Burger King cooking up a remodel
Blog: Everyday Business
August 1, 2012
Owners of East Wenatchee’s Burger King are having it their way — updating the restaurant with a snazzy exterior design, a more comfortable dining room and (take note, parents) an indoor playground.
Crews were at work Monday to strip away the outlet’s exterior facade and indoor decor (furniture, floors, windows, signs, walls) to return the building to its bare-bun beginnings. Now closed for construction, the kitchen and drive-through window will reopen around Aug. 15 and, if all goes according to plan, the entire restaurant will be serving up Whoppers by Labor Day weekend.
Yep, right now it looks demolished, admitted Steven King, project foreman for California-based Tricon Building Solutions, which has done a lot of BK remodels. “But it’s not as demolished as it looks,” he said. “The core is still there. All the electrical and plumbing are still there. The footprint is basically the same. But taking out the furniture and removing the exterior overhangs and skin — well, that made for a lot of debris.”
Installing an interior design package that includes furniture and fixtures is one major component of the remodel, said King. That package should be arriving onsite in the next week.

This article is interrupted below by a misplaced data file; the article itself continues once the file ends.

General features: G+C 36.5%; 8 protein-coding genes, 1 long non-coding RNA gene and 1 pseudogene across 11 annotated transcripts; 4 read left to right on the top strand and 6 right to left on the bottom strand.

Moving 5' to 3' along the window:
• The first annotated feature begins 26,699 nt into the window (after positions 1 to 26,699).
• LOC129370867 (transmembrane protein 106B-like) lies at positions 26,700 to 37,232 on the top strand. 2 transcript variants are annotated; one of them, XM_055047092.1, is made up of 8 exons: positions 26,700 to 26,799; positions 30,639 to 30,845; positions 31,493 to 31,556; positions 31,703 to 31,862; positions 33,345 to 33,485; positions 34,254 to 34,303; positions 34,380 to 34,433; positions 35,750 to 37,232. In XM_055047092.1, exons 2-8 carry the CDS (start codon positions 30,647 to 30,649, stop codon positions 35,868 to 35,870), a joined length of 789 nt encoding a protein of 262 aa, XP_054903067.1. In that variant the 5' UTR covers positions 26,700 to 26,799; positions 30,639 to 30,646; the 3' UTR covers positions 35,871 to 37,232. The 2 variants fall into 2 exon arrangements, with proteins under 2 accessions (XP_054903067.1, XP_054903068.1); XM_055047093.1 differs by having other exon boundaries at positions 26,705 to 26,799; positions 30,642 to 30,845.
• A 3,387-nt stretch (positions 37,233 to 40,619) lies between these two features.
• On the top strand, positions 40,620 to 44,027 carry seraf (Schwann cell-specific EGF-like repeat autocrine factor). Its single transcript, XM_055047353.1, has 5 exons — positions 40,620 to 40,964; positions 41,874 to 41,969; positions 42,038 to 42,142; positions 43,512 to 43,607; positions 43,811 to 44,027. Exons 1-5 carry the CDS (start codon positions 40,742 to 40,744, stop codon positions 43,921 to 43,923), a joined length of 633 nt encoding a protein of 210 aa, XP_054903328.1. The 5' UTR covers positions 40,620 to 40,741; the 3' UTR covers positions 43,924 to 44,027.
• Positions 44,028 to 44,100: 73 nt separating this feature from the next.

The local BK, at 610 Grant Road, belongs to RU Hungry, a California franchiser that owns a bunch of West Coast fast food restaurants. So far, no one for Tricon or RU Hungry has revealed how much the remodel costs, but online sources peg the new BK redesigns for other locations at about $200,000 to $300,000.
The big picture? Parent company Burger King Worldwide, Inc., is cooking up all kinds of changes and improvements at its 12,600 locations around the world (McDonald’s has 33,000), including remodels of many restaurants in the U.S. and Canada.
In the last few months, BK freshened up its menu with salads, wraps and smoothies, and the changes have apparently paid off. Company earnings rose 60 percent in the second-quarter of this year, mostly on worldwide sales (think China). But U.S. restaurants showed about a 4.4 percent jump in revenue which, apparently, is a big leap for fast-food joints.